The role of nanoparticle size and ligand coverage in size focusing of colloidal metal nanoparticles

dc.contributor.authorMozaffari, Saeeden
dc.contributor.authorLi, Wenhuien
dc.contributor.authorDixit, Muditen
dc.contributor.authorSeifert, Soenkeen
dc.contributor.authorLee, Byeongduen
dc.contributor.authorKovarik, Liboren
dc.contributor.authorMpourmpakis, Giannisen
dc.contributor.authorKarim, Ayman M.en
dc.contributor.departmentChemical Engineeringen
dc.description.abstractControlling the size distribution of nanoparticles is important for many applications and typically involves the use of ligands during synthesis. In this study, we show that the mechanism of size focusing involves a dependence of the growth rate on the size of the nanoparticles and the ligand coverage on the surface of the nanoparticles. To demonstrate these effects, we used in situ small angle X-ray scattering (SAXS) and population balance kinetic modeling (PBM) to investigate the evolution of size distribution during the synthesis of colloidal Pd metal nanoparticles. Despite temporal overlap of nucleation and growth, our in situ SAXS show size focusing of the distribution under different synthetic conditions (different concentrations of metal and ligand as well as solvent type). To understand the mechanism of size focusing using PBM, we systematically studied how the evolution of the nanoparticle size distribution is affected by nucleation rate, and dependence of the growth rate constant on ligand surface coverage, and size of the nanoparticles. We show that continuous nucleation contributes to size defocusing. However, continuous nucleation results in different reaction times for the nanoparticle population leading to time and size-dependent ligand surface coverage. Using density functional theory (DFT) calculations and BrOnsted-Evans-Polanyi relations, we show that as the population grows, larger nanoparticles grow more slowly than smaller ones due to lower intrinsic activity and higher ligand coverage on the surface. Therefore, despite continuous nucleation, the faster growth of smaller nanoparticles in the population leads to size focusing. The size focusing behaviour (due to faster growth of smaller nanoparticles) was found to be model independent and similar results were demonstrated under different nucleation and growth pathways (e.g. growth via ion reduction on the surface and/or monomer addition). Our results provide a microscopic connection between kinetics and thermodynamics of nanoparticle growth and metal-ligand binding, and their effect on the size distribution of colloidal nanoparticles.en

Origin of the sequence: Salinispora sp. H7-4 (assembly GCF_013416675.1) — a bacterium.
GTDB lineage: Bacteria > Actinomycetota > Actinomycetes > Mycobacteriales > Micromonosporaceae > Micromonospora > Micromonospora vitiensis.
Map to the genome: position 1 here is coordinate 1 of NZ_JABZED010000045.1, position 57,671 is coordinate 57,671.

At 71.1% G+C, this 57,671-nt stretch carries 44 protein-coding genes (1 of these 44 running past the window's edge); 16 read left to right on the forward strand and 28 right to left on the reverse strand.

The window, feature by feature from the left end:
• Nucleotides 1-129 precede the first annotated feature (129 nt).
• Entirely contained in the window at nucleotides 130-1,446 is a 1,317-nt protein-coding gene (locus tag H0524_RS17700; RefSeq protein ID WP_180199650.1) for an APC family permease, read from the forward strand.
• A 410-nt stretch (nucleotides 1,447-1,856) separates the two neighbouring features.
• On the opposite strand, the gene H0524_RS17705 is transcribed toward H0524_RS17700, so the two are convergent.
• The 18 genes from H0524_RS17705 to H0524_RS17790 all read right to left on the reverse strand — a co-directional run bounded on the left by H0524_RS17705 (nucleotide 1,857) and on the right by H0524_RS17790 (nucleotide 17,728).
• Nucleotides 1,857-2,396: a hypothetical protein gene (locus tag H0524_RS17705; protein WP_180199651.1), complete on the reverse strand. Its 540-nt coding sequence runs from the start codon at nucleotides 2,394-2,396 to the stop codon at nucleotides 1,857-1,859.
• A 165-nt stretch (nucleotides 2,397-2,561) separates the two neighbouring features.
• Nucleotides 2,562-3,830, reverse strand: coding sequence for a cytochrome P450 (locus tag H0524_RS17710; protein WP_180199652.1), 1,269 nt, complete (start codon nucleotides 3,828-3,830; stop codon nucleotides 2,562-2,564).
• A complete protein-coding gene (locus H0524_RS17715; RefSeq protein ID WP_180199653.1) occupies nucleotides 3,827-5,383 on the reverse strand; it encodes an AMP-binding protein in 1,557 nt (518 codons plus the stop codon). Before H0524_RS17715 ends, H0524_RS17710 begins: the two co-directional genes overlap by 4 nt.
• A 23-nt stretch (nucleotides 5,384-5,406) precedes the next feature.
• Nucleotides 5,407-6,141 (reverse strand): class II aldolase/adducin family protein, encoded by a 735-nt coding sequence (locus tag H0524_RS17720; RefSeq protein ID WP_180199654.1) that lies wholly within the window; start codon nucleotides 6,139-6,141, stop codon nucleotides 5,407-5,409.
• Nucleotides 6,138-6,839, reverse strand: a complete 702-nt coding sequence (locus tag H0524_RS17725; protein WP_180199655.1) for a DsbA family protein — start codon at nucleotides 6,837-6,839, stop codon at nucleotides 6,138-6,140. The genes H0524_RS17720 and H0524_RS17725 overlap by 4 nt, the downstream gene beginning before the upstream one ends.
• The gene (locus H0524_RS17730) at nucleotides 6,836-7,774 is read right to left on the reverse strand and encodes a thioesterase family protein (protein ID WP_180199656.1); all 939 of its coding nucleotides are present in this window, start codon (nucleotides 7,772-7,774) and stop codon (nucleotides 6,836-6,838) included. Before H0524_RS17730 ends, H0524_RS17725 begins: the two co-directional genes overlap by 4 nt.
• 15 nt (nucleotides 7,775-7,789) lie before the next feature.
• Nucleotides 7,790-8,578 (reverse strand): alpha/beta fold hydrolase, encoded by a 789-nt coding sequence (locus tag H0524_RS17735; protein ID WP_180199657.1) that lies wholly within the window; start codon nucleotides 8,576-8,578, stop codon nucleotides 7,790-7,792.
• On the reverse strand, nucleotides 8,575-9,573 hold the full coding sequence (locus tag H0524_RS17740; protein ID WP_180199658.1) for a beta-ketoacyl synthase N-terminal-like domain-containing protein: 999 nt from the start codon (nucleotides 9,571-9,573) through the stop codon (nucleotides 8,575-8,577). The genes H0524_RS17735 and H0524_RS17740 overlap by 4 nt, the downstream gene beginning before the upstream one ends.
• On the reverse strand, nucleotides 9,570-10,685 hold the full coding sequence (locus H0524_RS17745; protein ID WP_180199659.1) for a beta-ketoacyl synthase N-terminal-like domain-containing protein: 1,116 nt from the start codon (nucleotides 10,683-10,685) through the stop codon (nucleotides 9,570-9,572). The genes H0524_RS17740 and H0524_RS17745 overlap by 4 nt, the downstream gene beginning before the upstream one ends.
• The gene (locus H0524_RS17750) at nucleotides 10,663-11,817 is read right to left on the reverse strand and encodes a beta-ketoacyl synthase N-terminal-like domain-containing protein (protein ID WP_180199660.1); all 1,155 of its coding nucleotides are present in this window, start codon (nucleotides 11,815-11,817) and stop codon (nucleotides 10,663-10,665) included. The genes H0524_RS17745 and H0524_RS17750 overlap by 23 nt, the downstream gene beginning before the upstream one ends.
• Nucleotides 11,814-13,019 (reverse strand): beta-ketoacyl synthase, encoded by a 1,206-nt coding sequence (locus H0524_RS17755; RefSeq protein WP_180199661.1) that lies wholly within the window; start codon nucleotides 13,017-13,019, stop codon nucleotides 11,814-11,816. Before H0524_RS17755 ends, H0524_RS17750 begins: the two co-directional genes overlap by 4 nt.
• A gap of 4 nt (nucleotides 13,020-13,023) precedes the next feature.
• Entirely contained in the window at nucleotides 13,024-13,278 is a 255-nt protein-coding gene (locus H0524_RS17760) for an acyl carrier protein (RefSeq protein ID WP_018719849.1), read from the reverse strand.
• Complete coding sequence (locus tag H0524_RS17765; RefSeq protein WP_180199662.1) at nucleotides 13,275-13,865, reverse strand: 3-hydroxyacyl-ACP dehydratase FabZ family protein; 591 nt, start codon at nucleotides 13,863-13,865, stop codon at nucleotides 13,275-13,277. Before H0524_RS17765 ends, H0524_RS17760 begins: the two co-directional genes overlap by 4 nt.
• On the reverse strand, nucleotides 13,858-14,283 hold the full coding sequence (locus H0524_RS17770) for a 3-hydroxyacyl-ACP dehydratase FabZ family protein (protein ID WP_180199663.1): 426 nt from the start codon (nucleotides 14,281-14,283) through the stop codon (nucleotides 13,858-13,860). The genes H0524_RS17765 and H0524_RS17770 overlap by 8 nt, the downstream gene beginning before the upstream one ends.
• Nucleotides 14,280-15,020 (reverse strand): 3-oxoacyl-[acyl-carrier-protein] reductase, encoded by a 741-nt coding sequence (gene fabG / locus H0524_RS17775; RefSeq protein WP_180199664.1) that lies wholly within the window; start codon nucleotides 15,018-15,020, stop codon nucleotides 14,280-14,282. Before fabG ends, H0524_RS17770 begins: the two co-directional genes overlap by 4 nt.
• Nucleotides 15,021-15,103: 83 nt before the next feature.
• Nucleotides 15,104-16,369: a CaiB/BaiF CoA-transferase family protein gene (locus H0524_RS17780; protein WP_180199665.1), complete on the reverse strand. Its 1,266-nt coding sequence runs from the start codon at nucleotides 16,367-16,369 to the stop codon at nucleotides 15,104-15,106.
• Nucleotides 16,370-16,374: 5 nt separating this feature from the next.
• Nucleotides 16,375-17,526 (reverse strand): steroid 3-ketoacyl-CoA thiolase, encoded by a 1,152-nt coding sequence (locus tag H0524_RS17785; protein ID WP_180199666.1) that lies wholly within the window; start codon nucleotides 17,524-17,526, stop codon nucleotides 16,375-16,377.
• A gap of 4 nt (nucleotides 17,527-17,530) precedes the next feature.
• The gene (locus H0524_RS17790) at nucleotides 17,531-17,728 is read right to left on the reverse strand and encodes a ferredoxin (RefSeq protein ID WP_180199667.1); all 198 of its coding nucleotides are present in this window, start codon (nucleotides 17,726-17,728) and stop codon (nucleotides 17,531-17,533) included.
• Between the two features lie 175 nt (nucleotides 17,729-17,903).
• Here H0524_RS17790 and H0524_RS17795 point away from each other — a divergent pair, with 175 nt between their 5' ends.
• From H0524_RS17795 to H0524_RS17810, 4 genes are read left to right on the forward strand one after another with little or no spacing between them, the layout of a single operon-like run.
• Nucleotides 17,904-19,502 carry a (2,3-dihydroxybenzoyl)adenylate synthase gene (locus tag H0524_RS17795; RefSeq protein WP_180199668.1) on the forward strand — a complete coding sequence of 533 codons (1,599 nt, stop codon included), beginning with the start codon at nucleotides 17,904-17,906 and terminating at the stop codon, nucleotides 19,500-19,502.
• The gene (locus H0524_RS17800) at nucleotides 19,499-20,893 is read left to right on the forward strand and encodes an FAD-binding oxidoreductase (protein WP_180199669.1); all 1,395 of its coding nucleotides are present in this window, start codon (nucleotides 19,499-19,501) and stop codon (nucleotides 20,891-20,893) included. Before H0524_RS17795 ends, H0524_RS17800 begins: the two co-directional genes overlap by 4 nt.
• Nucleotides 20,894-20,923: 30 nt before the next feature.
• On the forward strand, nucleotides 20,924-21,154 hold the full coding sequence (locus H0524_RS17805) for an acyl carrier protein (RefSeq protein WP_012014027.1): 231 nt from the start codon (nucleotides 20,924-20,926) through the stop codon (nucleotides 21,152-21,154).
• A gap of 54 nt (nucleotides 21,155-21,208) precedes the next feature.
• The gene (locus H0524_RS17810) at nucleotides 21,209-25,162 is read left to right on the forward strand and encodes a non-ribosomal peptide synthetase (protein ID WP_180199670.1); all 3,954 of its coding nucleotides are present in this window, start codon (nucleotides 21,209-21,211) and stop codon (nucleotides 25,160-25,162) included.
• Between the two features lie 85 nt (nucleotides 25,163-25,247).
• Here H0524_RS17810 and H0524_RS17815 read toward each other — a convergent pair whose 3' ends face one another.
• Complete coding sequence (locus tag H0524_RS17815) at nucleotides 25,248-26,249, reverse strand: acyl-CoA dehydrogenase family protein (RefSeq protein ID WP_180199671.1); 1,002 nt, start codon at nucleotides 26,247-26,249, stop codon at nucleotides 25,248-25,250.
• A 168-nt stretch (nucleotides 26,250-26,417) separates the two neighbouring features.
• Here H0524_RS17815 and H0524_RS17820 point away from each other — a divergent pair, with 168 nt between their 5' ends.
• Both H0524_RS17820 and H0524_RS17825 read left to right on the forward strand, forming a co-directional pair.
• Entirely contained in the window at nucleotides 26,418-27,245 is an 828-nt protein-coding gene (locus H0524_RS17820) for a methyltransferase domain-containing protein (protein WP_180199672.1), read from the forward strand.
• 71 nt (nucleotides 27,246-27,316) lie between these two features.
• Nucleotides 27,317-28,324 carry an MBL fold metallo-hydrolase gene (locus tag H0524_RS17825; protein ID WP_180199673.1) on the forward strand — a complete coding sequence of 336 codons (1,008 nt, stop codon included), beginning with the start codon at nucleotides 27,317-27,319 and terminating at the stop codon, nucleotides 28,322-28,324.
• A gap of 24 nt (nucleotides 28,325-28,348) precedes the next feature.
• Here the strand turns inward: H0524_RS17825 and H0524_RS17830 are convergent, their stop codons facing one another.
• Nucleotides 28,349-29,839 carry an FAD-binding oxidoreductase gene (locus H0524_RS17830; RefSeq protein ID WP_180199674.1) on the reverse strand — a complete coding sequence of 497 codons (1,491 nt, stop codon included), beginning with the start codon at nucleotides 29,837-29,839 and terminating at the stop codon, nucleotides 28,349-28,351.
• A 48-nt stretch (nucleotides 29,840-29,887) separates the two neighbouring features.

dc.description.notesWe acknowledge funding from the National Science Foundation (NSF), Chemistry Division (CHE) under Grant No. 1507370 and CBET Division (CAREER program) under Grant No. 1652694. Ayman M. Karim would like to acknowledge partial financial support provided by 3M Non-Tenured Faculty Award. This work used resources of the Advanced Photon Source (beamline 12-ID-C, user proposal GUP-45774), a U.S. Department of Energy (DOE) Office of Science User Facility operated for the DOE Office of Science by Argonne National Laboratory under Contract No. DE-AC02-06CH11357. A portion of the research was performed at EMSL, a national scientific user facility sponsored by the Department of Energy's Office of Biological and Environmental Research and located at PNNL. PNNL is a multiprogram national laboratory operated for the U.S. DOE by Battelle. Computational support was provided by the University of Pittsburgh Center for Research Computing. We thank Michael G. Taylor for the binding energy calculations shown in Fig. S23.dagger We are also very grateful to Prof. Richard Finke at Colorado State University (CSU) for fruitful discussions regarding the possible effect of nanoparticle size on surface growth.en
dc.description.sponsorshipNational Science Foundation (NSF), Chemistry Division (CHE)National Science Foundation (NSF) [1507370]; National Science Foundation (NSF), CBET Division (CAREER program)National Science Foundation (NSF) [1652694]; 3M Non-Tenured Faculty Award3M; DOE Office of ScienceUnited States Department of Energy (DOE) [DE-AC02-06CH11357, GUP-45774]; Department of Energy's Office of Biological and Environmental ResearchUnited States Department of Energy (DOE)en
dc.rightsCreative Commons Attribution-NonCommercial 3.0 Unporteden
dc.titleThe role of nanoparticle size and ligand coverage in size focusing of colloidal metal nanoparticlesen
dc.title.serialNanoscale Advancesen
dc.typeArticle - Refereeden
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